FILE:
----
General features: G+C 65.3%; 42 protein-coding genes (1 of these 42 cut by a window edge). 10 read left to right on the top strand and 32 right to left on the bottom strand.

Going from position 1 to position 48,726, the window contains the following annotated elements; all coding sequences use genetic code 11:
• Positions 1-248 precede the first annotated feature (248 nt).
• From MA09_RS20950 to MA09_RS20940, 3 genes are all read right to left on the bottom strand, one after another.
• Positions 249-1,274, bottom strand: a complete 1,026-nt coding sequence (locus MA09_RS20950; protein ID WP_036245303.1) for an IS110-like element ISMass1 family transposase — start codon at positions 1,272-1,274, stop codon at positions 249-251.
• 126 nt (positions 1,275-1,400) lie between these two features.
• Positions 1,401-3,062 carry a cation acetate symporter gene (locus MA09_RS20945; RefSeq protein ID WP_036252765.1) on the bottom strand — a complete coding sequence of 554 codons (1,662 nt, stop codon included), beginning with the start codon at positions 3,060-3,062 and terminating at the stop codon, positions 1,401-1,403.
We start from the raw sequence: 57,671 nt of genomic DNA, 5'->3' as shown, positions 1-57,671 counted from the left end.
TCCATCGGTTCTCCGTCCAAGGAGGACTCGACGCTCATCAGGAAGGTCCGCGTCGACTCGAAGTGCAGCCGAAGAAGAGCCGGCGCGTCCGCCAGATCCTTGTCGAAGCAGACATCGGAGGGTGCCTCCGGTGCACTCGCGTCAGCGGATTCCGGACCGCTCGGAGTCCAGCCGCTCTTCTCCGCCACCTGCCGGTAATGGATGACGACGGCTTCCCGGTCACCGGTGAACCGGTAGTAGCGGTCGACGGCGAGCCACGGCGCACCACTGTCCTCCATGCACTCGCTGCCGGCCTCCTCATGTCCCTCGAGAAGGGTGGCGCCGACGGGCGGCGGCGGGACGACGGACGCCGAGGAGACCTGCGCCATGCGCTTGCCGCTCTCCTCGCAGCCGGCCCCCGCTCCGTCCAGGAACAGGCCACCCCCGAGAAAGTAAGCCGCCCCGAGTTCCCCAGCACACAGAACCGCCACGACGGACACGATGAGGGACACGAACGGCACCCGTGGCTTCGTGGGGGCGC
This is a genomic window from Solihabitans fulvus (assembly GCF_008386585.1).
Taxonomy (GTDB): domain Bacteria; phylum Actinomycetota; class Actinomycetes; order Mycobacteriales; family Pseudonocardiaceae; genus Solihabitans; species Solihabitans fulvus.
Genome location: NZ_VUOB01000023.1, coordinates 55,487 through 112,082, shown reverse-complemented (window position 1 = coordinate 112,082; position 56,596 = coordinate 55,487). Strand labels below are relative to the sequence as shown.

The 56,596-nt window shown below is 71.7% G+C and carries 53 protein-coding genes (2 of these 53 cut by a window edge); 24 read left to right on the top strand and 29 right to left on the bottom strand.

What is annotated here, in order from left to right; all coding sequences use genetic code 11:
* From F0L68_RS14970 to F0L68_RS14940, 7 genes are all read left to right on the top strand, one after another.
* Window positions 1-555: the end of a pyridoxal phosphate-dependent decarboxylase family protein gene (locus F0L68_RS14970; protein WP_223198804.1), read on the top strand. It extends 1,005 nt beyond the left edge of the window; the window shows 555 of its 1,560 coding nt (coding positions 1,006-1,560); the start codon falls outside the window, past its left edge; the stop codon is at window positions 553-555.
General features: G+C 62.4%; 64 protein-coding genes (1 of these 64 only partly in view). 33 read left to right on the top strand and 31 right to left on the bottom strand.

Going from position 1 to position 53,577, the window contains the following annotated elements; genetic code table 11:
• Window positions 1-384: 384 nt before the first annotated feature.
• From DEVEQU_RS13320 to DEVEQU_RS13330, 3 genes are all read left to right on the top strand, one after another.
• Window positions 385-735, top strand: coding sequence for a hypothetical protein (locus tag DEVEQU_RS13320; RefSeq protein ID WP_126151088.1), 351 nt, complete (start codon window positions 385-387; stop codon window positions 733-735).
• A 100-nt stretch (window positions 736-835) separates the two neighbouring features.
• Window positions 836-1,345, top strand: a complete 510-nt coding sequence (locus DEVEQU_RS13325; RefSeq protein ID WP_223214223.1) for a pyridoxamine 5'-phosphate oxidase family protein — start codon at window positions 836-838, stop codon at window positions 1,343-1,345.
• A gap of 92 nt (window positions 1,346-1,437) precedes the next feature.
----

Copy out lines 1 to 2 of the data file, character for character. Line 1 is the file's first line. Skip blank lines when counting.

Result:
General features: G+C 65.3%; 42 protein-coding genes (1 of these 42 cut by a window edge). 10 read left to right on the top strand and 32 right to left on the bottom strand.

Going from position 1 to position 48,726, the window contains the following annotated elements; all coding sequences use genetic code 11: